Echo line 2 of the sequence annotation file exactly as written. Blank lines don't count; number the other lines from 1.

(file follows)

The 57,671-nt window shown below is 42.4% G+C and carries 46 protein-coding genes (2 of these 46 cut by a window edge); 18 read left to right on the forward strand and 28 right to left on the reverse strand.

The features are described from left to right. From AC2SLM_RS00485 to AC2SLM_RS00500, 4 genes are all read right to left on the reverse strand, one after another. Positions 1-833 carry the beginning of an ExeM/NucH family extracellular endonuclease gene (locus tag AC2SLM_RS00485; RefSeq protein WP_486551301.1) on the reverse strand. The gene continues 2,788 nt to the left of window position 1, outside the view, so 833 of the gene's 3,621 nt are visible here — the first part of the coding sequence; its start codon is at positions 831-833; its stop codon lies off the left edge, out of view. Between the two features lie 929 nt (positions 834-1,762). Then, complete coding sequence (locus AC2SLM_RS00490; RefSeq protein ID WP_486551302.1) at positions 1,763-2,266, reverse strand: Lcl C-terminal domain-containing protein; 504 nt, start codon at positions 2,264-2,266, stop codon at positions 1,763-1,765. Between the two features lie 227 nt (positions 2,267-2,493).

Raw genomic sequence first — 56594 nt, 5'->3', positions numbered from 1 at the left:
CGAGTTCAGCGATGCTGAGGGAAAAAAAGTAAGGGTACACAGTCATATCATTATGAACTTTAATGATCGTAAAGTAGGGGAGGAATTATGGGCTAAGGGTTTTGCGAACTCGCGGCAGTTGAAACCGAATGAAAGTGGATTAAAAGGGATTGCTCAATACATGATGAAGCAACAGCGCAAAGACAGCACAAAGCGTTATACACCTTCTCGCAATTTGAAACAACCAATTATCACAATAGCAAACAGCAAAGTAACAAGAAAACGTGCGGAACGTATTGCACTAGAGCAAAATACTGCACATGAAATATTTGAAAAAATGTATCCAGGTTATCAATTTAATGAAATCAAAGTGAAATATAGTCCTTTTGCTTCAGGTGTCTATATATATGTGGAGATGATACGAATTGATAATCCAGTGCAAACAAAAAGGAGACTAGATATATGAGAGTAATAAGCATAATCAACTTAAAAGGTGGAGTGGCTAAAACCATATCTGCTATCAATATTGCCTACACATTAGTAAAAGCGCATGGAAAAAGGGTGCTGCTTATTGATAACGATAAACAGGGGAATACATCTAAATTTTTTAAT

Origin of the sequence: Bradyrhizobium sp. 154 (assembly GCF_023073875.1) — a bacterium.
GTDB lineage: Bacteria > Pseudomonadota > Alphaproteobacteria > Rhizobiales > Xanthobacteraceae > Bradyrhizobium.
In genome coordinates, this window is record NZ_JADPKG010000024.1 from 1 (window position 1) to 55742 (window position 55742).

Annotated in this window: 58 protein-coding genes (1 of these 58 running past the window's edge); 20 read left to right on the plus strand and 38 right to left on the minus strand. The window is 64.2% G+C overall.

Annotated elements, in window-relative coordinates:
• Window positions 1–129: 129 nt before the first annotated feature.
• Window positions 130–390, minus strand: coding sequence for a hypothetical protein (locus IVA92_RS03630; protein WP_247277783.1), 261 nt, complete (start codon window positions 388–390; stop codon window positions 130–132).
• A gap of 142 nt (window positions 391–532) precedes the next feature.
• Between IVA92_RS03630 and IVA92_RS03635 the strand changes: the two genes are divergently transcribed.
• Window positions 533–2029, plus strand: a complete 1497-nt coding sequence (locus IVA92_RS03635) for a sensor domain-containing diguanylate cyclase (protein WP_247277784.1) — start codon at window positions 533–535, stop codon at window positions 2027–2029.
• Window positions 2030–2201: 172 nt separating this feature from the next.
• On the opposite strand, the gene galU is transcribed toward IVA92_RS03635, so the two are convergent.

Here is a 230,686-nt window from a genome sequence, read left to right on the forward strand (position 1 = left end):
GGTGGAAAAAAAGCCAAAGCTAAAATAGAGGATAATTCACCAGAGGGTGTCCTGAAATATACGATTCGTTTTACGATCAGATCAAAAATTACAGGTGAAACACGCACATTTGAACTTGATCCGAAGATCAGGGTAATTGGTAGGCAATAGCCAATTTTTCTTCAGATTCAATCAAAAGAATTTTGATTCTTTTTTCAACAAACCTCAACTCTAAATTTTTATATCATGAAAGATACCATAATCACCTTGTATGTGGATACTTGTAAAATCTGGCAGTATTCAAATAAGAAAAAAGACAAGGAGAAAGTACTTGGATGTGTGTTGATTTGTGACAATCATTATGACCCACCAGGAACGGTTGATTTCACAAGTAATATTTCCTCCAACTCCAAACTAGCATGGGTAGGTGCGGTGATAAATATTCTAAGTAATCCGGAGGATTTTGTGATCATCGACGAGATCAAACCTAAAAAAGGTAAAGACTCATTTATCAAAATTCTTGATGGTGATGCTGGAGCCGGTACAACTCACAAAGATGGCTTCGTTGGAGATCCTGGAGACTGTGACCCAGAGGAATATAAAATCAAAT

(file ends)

The features are described from left to right. From AC2SLM_RS00485 to AC2SLM_RS00500, 4 genes are all read right to left on the reverse strand, one after another. Positions 1-833 carry the beginning of an ExeM/NucH family extracellular endonuclease gene (locus tag AC2SLM_RS00485; RefSeq protein WP_486551301.1) on the reverse strand. The gene continues 2,788 nt to the left of window position 1, outside the view, so 833 of the gene's 3,621 nt are visible here — the first part of the coding sequence; its start codon is at positions 831-833; its stop codon lies off the left edge, out of view. Between the two features lie 929 nt (positions 834-1,762). Then, complete coding sequence (locus AC2SLM_RS00490; RefSeq protein ID WP_486551302.1) at positions 1,763-2,266, reverse strand: Lcl C-terminal domain-containing protein; 504 nt, start codon at positions 2,264-2,266, stop codon at positions 1,763-1,765. Between the two features lie 227 nt (positions 2,267-2,493).